Trials begin in 2017, 2021 homicide cases

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Doors to the large courtroom on the third floor of the Cullman County Courthouse, seen on Monday, June 24, 2024 (Lauren Estes for The Cullman Tribune)
Doors to the large courtroom on the third floor of the Cullman County Courthouse, seen on Monday, June 24, 2024 (Lauren Estes for The Cullman Tribune)

CULLMAN, Ala. – Jury selection got underway Monday, June 24, 2024, in the trial of William Thomas Maddux, 33, of Cullman County, in the 2017 shooting death of his stepfather, and jurors heard opening arguments in the reckless homicide trial of Tyler Jacob Guthery, 28, of Cullman County, for a 2021 crash that killed one person and injured another

William Thomas Maddux

William Thomas Maddux wears a padded helmet in his 2018 booking photo following an alleged self-inflicted injury. (Cullman County Sheriff’s Office)

Maddux was indicted in the Nov. 12, 2017, death of his stepfather Perry Shoemake. According to the indictment, Maddux “did intentionally cause the death of another person, to-wit: Perry Shoemake, by shooting him in the head and face with a gun.” 

Maddux’s defense team in court documents indicated plans to claim self-defense.

Following the shooting of Shoemake, police found Maddux with a non-fatal, allegedly self-inflicted gunshot wound to his head. The wound left Maddux with post-traumatic epilepsy, for which he takes medications. 

Maddux was released on bond after arraignment, but was reincarcerated in 2020 following a single-vehicle crash for which he was charged with driving under the influence of a controlled substance. Maddux’s defense team argued that the wreck was a simple accident on a wet road, and that alleged “lethargic behavior” witnessed by law enforcement officers at the scene was a chronic condition brought on by his traumatic brain injury. Maddux’s bond was revoked.

Jury selection took place on Monday morning.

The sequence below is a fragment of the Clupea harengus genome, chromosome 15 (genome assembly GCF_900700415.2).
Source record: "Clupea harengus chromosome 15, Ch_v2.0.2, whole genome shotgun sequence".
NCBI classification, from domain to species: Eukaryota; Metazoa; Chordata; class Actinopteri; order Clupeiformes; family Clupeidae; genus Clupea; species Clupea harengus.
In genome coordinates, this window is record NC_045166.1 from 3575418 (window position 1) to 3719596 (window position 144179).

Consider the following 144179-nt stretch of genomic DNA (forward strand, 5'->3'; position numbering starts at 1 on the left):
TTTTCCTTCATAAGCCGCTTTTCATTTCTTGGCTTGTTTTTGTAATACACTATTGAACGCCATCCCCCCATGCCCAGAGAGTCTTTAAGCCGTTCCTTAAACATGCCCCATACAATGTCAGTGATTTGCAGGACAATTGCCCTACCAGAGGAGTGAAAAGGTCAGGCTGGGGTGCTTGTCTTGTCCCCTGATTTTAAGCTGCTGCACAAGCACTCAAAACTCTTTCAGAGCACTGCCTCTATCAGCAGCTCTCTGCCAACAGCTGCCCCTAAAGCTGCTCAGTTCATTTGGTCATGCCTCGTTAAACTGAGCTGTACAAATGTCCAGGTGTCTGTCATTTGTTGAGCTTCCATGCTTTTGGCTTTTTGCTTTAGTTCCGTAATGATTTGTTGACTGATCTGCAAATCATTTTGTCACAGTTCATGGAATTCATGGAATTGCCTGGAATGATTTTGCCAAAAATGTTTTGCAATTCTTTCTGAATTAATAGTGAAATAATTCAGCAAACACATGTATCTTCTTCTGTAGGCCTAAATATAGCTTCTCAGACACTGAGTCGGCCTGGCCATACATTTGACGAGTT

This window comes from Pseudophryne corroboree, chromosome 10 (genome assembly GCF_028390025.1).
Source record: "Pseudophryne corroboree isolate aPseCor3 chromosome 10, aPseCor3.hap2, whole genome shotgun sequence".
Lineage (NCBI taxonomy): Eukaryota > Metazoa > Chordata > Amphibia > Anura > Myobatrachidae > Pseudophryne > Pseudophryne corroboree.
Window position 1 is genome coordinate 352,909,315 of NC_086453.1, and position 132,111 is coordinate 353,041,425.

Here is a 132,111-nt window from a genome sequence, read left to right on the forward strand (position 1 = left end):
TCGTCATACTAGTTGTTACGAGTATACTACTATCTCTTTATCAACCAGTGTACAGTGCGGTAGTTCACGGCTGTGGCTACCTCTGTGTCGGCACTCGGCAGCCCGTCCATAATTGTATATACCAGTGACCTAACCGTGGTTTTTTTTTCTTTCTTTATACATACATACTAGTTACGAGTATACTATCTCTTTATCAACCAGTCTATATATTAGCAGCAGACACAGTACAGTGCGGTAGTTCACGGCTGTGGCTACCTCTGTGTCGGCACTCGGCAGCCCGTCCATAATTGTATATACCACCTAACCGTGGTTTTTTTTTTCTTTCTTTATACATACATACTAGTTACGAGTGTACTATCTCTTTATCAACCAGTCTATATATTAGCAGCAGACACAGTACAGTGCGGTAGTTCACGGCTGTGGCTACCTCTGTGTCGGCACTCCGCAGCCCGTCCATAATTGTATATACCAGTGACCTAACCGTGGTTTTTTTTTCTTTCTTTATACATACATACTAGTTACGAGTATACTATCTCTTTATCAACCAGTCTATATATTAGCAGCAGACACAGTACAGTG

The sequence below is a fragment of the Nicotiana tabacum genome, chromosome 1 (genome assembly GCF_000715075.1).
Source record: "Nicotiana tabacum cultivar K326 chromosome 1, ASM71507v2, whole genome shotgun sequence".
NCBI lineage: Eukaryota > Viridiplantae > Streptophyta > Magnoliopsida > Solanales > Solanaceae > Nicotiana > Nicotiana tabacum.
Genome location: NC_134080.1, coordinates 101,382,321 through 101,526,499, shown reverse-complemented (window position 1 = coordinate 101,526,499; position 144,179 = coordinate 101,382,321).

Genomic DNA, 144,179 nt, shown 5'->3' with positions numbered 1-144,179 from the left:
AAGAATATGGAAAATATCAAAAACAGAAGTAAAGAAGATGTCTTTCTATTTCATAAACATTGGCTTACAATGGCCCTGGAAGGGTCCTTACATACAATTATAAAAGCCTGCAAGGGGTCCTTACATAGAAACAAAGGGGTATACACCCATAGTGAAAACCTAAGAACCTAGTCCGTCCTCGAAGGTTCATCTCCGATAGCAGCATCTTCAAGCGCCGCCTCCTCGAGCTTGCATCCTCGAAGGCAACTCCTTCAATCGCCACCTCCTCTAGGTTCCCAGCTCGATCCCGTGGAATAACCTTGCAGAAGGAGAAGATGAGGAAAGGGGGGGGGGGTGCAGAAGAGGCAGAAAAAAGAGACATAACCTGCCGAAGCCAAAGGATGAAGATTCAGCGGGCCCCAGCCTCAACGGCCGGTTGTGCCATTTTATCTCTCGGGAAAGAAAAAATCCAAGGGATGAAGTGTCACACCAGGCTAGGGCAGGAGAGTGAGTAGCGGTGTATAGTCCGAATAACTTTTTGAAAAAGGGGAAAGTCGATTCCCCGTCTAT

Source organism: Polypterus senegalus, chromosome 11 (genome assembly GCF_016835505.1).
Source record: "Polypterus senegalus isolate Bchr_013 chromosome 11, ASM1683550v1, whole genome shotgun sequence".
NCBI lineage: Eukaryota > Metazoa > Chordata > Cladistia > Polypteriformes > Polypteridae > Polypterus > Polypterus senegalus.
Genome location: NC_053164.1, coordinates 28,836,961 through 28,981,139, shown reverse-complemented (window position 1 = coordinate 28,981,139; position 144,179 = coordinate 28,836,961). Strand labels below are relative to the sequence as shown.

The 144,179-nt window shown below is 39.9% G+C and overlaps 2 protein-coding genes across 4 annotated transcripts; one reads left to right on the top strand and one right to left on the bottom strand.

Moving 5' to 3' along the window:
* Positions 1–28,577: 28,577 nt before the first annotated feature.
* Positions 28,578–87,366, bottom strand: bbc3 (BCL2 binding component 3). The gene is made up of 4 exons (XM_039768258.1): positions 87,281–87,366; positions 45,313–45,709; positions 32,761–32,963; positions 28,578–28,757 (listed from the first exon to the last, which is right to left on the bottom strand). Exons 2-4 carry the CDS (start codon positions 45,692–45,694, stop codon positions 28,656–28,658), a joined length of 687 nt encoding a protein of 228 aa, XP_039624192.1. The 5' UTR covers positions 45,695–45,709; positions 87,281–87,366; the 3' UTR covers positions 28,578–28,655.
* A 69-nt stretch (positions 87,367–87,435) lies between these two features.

Cullman County District Attorney Champ Crocker shared in court the definition of “burden of proof” and how it describes the standard that a party seeking to prove a fact in court must satisfy to have that fact legally established. He said there are different standards for different circumstances.

According to the American Bar Association, the importance of creating a jury pool is to show people who can’t put aside their own opinions, people who can’t go by the evidence, who have political views to be in favor of the defendant – can and will be removed from jury pool.

Opening arguments are expected Tuesday morning.

Tyler Jacob Guthery

Tyler Jacob Guthery (Cullman County Sheriff’s Office)

Tyler Jacob Guthery was indicted for the Feb. 20, 2021, death of Rebecca Young Erby, according to court documents, for allegedly “striking the vehicle she was operating with the vehicle defendant Tyler Jacob Guthery was operating while under the influence” of one or more drugs including methamphetamines, amphetamines, and marijuana.” Also injured in the crash was David Helton, for which Guthery was additionally charged.

Guthery faces five charges:

  • Reckless manslaughter
  • Criminally negligent homicide
  • Second-degree assault
  • Driving under the influence of a controlled substance
  • Failure to yield right of way

Guthery was initially released on bond, but his bond was revoked in June 2022 following allegations that  “Defendant has violated the terms and conditions of his bond in the instant case by continuing to use illicit substances in violation of condition of his bond” after a failed drug test.

As late as Monday morning the defense filed motions to exclude evidence based on conversations between Guthery and Dr. Scott Warner, who serves as medical director of Cullman Fire Rescue and Cullman EMS, and as a tactical team medic with the Cullman Police Department. Warner treated Guthery at the crash scene, and accompanied him to the hospital. Attorneys argued that Warner failed to identify himself as a law enforcement officer before questioning Guthery, and that statements made by the defendant were used to obtain a search warrant in violation of his constitutional rights.  Cullman County Circuit Court Judge Martha Williams issued a finding last week that Warner was acting not as a law enforcement officer, but in his capacity as medical director of Cullman Fire Rescue.

Jury selection concluded and opening arguments were heard Monday afternoon.

Both cases will continue on Tuesday, June 25.

Editor’s note: A quote attributed to the DA was a collection of information released during trial then expanded upon using clarification through the American Bar Association.